(d) It is suggested that the National Production Authority be given the opportunity of examination of any final proposals for such redistribution which may be prepared prior to their adoption, in order that this agency will be able to remain in a position which will make it possible for it to be able to carry out its responsibilities under the Defense Production Act.

(e) It is probable that many of the items which will be the subject of the list provided for in the proposal will bear nomenclature which, while meaningful to the Air Force, will be nondescriptive to the other services or other possible users under the defense program or users under the civilian economy. It is suggested therefore, that when lists are prepared pursuant to this proposal, that items so listed also be so described by commercial nomenclature that they can be more effectively identified.

Subject to the above comments and suggestions, the National Production Authority is in favor of adoption of an effective working system which will accomplish the redistribution and returning to productive use of materials and items which, for one reason or another are not in fact being used, not only in the aircraft program but in any other phases of the defense effort.

Mr. HOLIFIELD. Will you come forward and identify yourself for the record ?



Mr. Wood. Mr. Chairman and gentlemen, my name is Reg Wood. I represent Conservation Engineers, Inc., Compton, Calif.

So far as an opening statement is concerned, I would like to identify our operation in this manner, by referring to a proposal that we have made, after making a survey and an analysis and a study of the redistribution program,

We got into this thing sometime last November or December, as a natural addition to our present activity. Our present activity is located in Compton, Calif., and has to do with the firm of industrial aids, which is an operation engaged in the processing of aircraft hardware.

To the extent that we take from the aircraft companies in our locale, Los Angeles and San Diego, that material that is known to them as stockroom mixes of aircraft hardware, we, also, take from them contaminated material and floor sweeps. In that operation we bring this material back to specifications and on a quality control basis, and we return it to the aircraft companies.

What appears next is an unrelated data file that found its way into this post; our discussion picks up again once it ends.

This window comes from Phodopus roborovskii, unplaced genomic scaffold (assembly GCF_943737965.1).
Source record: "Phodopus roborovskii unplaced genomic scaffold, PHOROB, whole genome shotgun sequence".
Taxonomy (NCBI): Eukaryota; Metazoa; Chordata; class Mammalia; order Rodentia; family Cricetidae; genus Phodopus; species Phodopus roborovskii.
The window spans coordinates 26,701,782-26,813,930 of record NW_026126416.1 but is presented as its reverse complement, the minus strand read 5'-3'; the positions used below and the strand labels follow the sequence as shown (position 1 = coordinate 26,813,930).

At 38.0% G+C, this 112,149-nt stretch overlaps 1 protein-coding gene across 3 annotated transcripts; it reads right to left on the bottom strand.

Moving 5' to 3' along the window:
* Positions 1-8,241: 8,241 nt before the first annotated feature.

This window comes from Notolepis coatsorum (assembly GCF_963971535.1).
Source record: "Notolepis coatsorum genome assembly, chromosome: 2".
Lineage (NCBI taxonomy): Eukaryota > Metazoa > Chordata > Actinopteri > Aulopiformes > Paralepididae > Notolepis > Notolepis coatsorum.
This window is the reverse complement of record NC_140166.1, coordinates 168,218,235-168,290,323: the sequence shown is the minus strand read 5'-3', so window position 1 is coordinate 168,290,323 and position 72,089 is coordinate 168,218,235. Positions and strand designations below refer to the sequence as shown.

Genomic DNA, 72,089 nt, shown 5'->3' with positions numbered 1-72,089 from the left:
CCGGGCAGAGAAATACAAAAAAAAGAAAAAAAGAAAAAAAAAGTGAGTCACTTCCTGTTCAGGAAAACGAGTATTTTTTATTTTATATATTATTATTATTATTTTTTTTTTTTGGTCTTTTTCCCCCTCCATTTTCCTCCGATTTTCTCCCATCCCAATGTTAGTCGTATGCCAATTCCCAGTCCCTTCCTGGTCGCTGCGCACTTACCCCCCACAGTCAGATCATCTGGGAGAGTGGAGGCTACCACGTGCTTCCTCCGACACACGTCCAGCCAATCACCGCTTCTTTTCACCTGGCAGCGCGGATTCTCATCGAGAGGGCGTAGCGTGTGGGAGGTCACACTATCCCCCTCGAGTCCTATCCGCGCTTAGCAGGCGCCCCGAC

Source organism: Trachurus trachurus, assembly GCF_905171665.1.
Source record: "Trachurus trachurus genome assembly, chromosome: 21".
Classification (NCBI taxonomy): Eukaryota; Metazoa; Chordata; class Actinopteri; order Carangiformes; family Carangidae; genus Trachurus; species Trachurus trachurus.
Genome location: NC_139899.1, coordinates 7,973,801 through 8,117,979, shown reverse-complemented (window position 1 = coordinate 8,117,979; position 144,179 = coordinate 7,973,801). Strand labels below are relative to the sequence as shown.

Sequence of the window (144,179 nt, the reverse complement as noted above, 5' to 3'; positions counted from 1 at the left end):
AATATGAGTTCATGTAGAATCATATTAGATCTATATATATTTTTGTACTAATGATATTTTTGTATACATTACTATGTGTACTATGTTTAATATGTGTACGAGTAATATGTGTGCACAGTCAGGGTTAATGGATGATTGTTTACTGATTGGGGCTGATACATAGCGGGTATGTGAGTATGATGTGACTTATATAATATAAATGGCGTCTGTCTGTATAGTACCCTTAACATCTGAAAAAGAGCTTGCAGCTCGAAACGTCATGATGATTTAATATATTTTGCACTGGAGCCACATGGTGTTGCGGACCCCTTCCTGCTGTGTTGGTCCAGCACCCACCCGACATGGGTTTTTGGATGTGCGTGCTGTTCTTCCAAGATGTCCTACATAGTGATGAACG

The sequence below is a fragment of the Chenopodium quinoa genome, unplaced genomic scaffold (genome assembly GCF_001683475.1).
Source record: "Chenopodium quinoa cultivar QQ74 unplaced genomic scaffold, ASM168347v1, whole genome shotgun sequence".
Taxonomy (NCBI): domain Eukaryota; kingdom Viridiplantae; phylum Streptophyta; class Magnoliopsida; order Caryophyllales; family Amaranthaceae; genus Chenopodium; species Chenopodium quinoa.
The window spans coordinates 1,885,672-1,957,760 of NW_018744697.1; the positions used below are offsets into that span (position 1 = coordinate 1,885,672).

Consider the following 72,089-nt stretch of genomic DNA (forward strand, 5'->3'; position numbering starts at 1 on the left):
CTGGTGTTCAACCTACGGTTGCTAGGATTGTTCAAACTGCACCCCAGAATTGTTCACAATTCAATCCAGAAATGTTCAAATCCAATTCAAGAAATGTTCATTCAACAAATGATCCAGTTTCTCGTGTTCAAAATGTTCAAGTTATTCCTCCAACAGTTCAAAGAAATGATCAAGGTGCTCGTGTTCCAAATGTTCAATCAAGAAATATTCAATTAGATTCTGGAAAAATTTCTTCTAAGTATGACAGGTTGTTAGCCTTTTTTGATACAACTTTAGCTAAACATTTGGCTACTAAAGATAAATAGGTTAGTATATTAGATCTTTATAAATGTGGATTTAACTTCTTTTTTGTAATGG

Also, in addition to that, we have been requested by the aircraft companies to get into another field.

No. 1, they use an aircraft part that is called a Cleco or a skin fastener. It is a little item that holds the skin in place before they put the rivets in. These items cost from 8 cents to 45 cents each to the aircraft manufacturer.

Our program is one of conservation, in that we feel that conservation is a keynote and will become more of a keynote in the industry today.

They have asked us to see what we can do about the Clecos, and consequently we have a plan in operation that has been in existence since last August in which we take these parts, sort them, rework them, and bring them back to their original good usage.

Of course, our cost on the operation is a minimum. We also have a program where we reclaim or rework C clamps which are used by the tons in the various aircraft plants. Those we take apart, disassemble, and put back into new condition and send them back to the aircraft plant.

To give you some idea of what our operation consists of on the industrial aids plane, we have sorted for the aircraft industry in the Los Angeles area alone for the past 10-month period, understanding, of course, that our operation was new—we started out as of around about July 1, 1951.

In this particular category we sorted 289,043 pounds of aircraft hardware in all kinds and conditions.

Of that amount, we returned to the aircraft industry 121,345 pounds, or a percentage of 55 percent.

The dollar value of material recovered, at an average price of $2.02 a pound, was $245,116.90.